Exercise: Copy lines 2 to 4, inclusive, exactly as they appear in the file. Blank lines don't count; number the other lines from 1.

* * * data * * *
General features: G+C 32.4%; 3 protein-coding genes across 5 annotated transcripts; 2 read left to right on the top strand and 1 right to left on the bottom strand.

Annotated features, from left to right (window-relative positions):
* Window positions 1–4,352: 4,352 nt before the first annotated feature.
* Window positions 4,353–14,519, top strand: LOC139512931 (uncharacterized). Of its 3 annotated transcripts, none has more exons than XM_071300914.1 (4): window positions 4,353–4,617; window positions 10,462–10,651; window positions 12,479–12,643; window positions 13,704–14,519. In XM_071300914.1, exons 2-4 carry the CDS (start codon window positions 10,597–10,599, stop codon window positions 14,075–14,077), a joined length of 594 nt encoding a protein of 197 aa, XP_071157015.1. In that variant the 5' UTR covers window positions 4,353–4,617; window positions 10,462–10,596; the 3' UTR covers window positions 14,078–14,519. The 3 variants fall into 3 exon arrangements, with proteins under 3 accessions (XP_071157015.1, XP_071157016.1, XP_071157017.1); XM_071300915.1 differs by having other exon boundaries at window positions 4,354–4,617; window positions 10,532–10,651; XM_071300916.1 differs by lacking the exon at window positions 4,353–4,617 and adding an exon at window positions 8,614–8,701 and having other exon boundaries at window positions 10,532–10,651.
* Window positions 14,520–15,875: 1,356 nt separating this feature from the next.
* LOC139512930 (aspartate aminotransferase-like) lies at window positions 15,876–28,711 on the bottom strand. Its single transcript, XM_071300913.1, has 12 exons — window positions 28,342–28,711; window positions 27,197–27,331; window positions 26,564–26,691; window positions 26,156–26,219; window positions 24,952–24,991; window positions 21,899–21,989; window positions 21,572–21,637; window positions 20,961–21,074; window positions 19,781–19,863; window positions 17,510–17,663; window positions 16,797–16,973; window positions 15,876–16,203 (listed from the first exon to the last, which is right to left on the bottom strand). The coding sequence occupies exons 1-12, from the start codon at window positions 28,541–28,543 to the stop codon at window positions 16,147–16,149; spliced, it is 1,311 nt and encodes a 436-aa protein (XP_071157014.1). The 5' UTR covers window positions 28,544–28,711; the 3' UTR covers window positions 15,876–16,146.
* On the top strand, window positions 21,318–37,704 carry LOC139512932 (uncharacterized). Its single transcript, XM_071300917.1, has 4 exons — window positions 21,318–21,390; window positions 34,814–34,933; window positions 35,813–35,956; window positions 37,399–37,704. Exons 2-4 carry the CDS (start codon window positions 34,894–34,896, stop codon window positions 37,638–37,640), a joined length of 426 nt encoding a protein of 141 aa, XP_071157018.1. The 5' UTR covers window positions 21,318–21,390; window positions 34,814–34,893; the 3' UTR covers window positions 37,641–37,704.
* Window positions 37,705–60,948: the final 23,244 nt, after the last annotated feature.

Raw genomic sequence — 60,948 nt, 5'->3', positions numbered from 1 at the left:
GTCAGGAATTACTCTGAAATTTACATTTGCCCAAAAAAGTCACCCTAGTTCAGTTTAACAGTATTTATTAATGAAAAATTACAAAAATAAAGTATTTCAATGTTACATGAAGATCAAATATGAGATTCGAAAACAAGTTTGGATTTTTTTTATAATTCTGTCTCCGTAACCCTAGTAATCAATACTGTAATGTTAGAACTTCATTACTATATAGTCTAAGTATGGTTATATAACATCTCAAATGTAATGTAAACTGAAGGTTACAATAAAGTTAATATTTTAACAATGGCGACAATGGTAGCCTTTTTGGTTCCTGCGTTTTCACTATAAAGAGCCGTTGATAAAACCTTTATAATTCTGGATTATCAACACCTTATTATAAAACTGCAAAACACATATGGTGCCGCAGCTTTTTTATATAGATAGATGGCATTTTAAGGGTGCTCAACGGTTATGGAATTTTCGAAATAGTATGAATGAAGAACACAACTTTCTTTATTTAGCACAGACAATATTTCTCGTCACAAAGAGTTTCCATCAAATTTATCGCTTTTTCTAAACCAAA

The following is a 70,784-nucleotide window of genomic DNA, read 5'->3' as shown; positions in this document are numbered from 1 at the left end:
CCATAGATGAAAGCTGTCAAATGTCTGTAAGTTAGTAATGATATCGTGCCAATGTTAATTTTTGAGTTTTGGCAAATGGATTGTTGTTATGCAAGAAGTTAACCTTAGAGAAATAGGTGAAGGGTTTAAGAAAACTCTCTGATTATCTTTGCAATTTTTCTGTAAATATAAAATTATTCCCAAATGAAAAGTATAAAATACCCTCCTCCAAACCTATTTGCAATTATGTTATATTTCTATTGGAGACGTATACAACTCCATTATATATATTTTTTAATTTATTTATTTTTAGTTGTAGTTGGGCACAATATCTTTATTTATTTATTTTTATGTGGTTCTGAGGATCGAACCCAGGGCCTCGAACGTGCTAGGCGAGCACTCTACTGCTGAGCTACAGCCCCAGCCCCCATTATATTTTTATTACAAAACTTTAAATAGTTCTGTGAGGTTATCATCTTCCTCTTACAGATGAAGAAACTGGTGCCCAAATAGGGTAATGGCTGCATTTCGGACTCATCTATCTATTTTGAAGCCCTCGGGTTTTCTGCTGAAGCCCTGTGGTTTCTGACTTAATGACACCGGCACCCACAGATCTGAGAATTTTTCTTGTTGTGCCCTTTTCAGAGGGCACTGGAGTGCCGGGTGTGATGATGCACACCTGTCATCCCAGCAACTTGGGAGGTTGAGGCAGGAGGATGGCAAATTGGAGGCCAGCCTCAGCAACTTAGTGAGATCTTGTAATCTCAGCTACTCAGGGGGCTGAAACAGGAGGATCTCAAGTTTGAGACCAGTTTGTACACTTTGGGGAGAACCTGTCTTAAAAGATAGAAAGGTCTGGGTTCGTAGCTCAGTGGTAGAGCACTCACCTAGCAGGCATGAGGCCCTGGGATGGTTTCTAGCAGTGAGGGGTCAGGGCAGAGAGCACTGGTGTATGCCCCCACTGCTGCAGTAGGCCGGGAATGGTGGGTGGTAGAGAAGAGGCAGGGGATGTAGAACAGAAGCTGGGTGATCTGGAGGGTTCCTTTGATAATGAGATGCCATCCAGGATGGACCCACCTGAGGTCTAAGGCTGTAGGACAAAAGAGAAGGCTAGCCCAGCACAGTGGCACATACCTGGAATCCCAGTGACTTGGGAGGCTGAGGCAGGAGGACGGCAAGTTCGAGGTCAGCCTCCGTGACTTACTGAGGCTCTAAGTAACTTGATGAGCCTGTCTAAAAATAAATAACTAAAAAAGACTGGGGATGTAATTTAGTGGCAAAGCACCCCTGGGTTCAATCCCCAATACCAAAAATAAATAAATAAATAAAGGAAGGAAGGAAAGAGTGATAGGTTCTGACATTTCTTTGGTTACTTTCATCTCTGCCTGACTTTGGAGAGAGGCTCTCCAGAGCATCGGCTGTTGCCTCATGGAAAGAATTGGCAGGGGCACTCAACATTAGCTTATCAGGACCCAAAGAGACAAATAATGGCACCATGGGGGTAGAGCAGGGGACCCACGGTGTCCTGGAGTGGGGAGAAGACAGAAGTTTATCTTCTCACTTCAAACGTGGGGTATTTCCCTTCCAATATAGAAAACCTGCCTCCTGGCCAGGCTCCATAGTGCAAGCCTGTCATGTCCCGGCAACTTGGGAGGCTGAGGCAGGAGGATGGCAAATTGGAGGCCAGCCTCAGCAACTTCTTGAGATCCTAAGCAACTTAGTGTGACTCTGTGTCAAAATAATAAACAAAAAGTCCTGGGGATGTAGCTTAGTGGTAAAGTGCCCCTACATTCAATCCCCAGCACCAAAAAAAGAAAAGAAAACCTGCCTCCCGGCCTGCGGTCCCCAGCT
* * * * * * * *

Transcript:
Annotated features, from left to right (window-relative positions):
* Window positions 1–4,352: 4,352 nt before the first annotated feature.
* Window positions 4,353–14,519, top strand: LOC139512931 (uncharacterized). Of its 3 annotated transcripts, none has more exons than XM_071300914.1 (4): window positions 4,353–4,617; window positions 10,462–10,651; window positions 12,479–12,643; window positions 13,704–14,519. In XM_071300914.1, exons 2-4 carry the CDS (start codon window positions 10,597–10,599, stop codon window positions 14,075–14,077), a joined length of 594 nt encoding a protein of 197 aa, XP_071157015.1. In that variant the 5' UTR covers window positions 4,353–4,617; window positions 10,462–10,596; the 3' UTR covers window positions 14,078–14,519. The 3 variants fall into 3 exon arrangements, with proteins under 3 accessions (XP_071157015.1, XP_071157016.1, XP_071157017.1); XM_071300915.1 differs by having other exon boundaries at window positions 4,354–4,617; window positions 10,532–10,651; XM_071300916.1 differs by lacking the exon at window positions 4,353–4,617 and adding an exon at window positions 8,614–8,701 and having other exon boundaries at window positions 10,532–10,651.